Introduction

Beginner's Tutorial

System Encryption

 Supported Systems

 Hidden Operating System

 Rescue Disk

Plausible Deniability

 Hidden Volume

  Protection of Hidden Vol.

  Security Requirements

 Hidden Operating System

Parallelization

Pipelining

Hardware Acceleration

Encryption Algorithms

 AES

 Serpent

 Twofish

 Cascades

Hash Algorithms

 RIPEMD-160

 SHA-512

 Whirlpool

Technical Details

 Notation

 Encryption Scheme

 Modes of Operation

 Header Key Derivation

 Random Number Gen.

 Keyfiles

 Volume Format Spec.

 Standards Compliance

 Source Code

TrueCrypt Volume

 Creating New Volumes

 Favorite Volumes

 System Favorite Volumes

Main Program Window

 Program Menu

 Mounting Volumes

Supported Systems

Portable Mode

Keyfiles

Tokens & Smart Cards

Language Packs

Hot Keys

Security Model

Security Requirements

 Data Leaks

  Paging File

  Hibernation File

  Memory Dump Files

 Unencrypted Data in RAM

 Physical Security

 Malware

 Multi-User Environment

 Authenticity and Integrity

 New Passwords & Keyfiles

 Password/Keyfile Change

 Trim Operation

 Wear-Leveling

 Reallocated Sectors

 Defragmenting

 Journaling File Systems

 Volume Clones

 Additional Requirements

Command Line Usage

Backing Up Securely

Miscellaneous

 Use Without Admin Rights

 Sharing over Network

 Background Task

 Removable Medium Vol.

 TrueCrypt System Files

 Removing Encryption

 Uninstalling TrueCrypt

 Digital Signatures

Troubleshooting

Incompatibilities

Issues and Limitations

License

Future Development

Acknowledgements

Version History

References

   

Security Requirements and Precautions >  Malware Search

Disclaimers





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Malware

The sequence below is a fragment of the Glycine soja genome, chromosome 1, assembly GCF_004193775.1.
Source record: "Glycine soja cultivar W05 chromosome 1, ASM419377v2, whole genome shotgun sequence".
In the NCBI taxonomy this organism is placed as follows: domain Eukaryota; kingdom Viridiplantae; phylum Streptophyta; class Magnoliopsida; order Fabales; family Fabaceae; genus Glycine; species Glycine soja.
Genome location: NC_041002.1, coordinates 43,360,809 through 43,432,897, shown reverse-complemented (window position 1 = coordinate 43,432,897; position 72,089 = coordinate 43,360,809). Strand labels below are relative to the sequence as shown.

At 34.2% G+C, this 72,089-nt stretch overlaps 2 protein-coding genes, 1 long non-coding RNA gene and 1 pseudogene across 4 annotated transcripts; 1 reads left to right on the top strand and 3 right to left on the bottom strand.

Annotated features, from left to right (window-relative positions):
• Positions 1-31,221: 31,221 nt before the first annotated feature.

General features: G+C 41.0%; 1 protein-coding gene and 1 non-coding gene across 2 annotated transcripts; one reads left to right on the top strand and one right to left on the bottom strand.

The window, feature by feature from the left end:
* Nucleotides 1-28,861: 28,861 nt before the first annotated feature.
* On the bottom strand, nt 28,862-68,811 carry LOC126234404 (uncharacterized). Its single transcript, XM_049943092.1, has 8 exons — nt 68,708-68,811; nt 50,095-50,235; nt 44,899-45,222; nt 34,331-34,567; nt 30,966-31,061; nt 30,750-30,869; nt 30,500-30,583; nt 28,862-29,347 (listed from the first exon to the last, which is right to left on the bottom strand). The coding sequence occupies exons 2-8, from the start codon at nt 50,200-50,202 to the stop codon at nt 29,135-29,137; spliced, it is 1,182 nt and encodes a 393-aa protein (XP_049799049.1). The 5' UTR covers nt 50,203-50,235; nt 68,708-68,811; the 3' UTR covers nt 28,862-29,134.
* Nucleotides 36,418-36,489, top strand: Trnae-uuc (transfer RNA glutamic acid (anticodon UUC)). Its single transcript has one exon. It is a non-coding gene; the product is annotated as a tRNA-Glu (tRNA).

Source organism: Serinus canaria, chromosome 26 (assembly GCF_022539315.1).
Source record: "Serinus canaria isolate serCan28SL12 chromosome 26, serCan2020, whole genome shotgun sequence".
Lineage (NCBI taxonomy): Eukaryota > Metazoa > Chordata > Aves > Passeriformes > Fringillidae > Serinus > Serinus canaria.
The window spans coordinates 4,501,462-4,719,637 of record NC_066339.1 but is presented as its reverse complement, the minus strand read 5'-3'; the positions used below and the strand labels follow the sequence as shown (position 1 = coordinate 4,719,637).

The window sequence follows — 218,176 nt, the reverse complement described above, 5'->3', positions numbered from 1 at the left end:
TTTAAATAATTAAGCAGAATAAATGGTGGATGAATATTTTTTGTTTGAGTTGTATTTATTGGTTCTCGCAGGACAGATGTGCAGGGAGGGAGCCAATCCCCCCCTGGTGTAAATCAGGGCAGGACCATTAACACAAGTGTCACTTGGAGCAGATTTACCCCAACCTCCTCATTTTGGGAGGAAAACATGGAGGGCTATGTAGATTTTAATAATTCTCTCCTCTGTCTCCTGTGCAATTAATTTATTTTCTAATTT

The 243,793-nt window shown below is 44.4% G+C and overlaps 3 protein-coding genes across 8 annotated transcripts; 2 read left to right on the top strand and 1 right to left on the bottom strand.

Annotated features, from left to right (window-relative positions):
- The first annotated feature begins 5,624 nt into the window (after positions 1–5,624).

The term 'malware' refers collectively to all types of malicious software, such as computer viruses, Trojan horses, spyware, or generally any piece of software (including TrueCrypt or an operating system component) that has been altered, prepared, or can be controlled, by an attacker. Some kinds of malware are designed e.g. to log keystrokes, including typed passwords (such captured passwords are then either sent to the attacker over the Internet or saved to an unencrypted local drive from which the attacker might be able to read it later, when he or she gains physical access to the computer). If you use TrueCrypt on a computer infected with any kind of malware, TrueCrypt may become unable to secure data on the computer.* Therefore, you must not use TrueCrypt on such a computer.

It is important to note that TrueCrypt is encryption software, not anti-malware software. It is your responsibility to prevent malware from running on the computer. If you do not, TrueCrypt may become unable to secure data on the computer.

There are many rules that you should follow to help prevent malware from running on your computer. Among the most important rules are the following: Keep your operating system, Internet browser, and other critical software, up-to-date. In Windows XP or later, turn on DEP for all programs.** Do not open suspicious email attachments, especially executable files, even if they appear to have been sent by your relatives or friends (their computers may be infected with malware sending malicious emails from their computers/accounts without their knowledge). Do not follow suspicious links contained in emails or on websites (even if the email/website appears to be harmless or trustworthy). Do not visit any suspicious websites. Do not download or install any suspicious software. Consider using good, trustworthy, anti-malware software.




* In this section (Malware), the phrase "data on the computer" means data on internal and external storage devices/media (including removable devices and network drives) connected to the computer.
** DEP stands for Data Execution Prevention. For more information about DEP, please visit http://support.microsoft.com/kb/875352http://technet.microsoft.com/en-us/library/cc700810.aspx, and http://windows.microsoft.com/en-US/windows7/What-is-Data-Execution-Prevention.





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